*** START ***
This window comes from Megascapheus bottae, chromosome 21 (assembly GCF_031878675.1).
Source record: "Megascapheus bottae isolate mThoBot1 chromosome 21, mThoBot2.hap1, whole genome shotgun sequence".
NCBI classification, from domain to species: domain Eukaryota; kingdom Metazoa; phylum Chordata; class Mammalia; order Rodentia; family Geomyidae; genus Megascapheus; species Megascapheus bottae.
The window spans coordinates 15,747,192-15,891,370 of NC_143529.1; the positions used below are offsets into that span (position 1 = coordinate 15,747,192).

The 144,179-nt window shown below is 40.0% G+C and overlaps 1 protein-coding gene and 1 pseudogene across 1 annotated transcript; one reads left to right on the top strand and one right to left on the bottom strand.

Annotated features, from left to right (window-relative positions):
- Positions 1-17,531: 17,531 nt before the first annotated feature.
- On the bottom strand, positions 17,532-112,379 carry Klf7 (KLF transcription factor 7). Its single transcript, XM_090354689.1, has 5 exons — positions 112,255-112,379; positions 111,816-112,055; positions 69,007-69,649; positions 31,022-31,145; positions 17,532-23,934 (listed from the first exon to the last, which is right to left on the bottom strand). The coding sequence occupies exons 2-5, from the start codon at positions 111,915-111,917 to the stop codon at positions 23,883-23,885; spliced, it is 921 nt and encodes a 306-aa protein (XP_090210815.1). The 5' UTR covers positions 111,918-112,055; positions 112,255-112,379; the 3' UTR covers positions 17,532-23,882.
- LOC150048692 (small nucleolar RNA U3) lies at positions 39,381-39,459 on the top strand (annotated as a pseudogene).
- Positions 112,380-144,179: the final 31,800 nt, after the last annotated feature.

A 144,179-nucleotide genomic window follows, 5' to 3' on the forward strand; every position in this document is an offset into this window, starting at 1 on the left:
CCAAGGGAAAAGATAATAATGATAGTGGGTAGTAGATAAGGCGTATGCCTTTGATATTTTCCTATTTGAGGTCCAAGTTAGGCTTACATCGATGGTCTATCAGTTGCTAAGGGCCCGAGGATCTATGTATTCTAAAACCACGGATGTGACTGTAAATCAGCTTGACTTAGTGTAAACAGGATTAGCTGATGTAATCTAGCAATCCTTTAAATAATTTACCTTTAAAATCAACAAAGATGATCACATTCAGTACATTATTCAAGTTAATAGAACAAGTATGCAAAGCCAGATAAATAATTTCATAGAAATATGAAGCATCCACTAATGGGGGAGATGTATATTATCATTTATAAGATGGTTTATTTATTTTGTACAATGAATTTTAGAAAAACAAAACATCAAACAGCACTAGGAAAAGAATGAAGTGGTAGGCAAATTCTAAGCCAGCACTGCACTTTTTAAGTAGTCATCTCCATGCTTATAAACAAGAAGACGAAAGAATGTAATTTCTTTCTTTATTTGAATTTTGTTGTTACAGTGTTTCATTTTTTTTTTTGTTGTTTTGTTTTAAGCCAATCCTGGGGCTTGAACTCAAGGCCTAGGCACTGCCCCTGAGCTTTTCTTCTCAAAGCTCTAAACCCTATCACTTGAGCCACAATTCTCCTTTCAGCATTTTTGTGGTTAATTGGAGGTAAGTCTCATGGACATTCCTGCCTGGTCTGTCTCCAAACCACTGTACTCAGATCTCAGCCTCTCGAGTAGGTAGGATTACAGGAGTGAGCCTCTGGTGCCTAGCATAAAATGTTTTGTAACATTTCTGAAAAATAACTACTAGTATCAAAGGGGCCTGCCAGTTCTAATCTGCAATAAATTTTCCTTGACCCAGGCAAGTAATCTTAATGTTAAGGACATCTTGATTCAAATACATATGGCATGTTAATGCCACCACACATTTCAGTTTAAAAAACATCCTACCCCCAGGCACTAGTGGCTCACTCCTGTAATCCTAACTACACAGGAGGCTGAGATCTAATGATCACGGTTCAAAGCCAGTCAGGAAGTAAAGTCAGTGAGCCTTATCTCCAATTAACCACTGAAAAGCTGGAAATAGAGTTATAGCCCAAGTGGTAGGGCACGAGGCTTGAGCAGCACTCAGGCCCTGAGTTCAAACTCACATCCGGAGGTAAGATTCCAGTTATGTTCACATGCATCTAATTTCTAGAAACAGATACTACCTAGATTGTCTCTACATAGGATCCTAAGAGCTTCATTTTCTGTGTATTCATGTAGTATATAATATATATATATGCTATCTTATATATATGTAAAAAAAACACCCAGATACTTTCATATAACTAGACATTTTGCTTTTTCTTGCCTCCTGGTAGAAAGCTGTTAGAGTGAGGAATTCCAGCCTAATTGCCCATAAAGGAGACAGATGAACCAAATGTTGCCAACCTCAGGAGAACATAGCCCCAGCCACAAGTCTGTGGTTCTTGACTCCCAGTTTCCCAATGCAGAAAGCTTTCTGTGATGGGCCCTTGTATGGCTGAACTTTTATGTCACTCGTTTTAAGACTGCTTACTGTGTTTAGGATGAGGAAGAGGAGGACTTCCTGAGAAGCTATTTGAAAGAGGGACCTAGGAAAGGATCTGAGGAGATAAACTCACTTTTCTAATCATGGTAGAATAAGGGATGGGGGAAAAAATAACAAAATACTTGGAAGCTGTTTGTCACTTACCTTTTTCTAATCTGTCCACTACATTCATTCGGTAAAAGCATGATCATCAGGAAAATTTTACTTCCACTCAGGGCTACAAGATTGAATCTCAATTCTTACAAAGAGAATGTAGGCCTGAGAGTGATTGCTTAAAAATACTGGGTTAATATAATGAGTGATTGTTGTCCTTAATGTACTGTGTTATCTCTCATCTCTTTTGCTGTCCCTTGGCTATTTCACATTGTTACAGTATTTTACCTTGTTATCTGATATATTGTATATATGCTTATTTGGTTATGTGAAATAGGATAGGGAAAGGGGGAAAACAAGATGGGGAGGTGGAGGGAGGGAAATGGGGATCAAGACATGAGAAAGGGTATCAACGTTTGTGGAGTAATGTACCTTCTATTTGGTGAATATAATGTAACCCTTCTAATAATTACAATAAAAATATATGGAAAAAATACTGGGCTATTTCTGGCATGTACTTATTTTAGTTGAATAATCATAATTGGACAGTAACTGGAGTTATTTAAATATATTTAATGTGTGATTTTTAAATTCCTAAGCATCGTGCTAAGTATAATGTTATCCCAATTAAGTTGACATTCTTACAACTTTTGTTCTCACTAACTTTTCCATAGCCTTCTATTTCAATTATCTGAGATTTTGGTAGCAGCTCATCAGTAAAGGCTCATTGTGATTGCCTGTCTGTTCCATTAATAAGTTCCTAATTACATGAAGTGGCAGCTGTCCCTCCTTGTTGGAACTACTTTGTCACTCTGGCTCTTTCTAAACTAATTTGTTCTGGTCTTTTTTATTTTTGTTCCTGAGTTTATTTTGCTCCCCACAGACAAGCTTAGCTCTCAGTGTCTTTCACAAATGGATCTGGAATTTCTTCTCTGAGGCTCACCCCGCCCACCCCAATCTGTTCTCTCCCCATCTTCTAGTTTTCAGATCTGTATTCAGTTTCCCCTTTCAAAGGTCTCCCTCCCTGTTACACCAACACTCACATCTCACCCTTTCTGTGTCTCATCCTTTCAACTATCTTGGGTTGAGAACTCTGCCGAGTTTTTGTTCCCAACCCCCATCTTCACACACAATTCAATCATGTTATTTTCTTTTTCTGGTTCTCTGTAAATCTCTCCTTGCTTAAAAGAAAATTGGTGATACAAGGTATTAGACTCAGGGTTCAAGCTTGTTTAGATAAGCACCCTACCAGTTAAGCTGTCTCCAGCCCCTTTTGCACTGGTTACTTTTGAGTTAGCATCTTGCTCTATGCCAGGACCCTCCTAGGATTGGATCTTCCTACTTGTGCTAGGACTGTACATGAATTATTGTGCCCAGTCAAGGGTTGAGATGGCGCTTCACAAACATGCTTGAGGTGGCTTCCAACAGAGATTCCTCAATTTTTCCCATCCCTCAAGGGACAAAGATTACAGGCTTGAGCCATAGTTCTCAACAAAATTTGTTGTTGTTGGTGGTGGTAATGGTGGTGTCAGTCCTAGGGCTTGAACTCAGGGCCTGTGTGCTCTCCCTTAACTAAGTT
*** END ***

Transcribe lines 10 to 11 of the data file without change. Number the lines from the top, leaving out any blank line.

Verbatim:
- Positions 112,380-144,179: the final 31,800 nt, after the last annotated feature.

A 144,179-nucleotide genomic window follows, 5' to 3' on the forward strand; every position in this document is an offset into this window, starting at 1 on the left: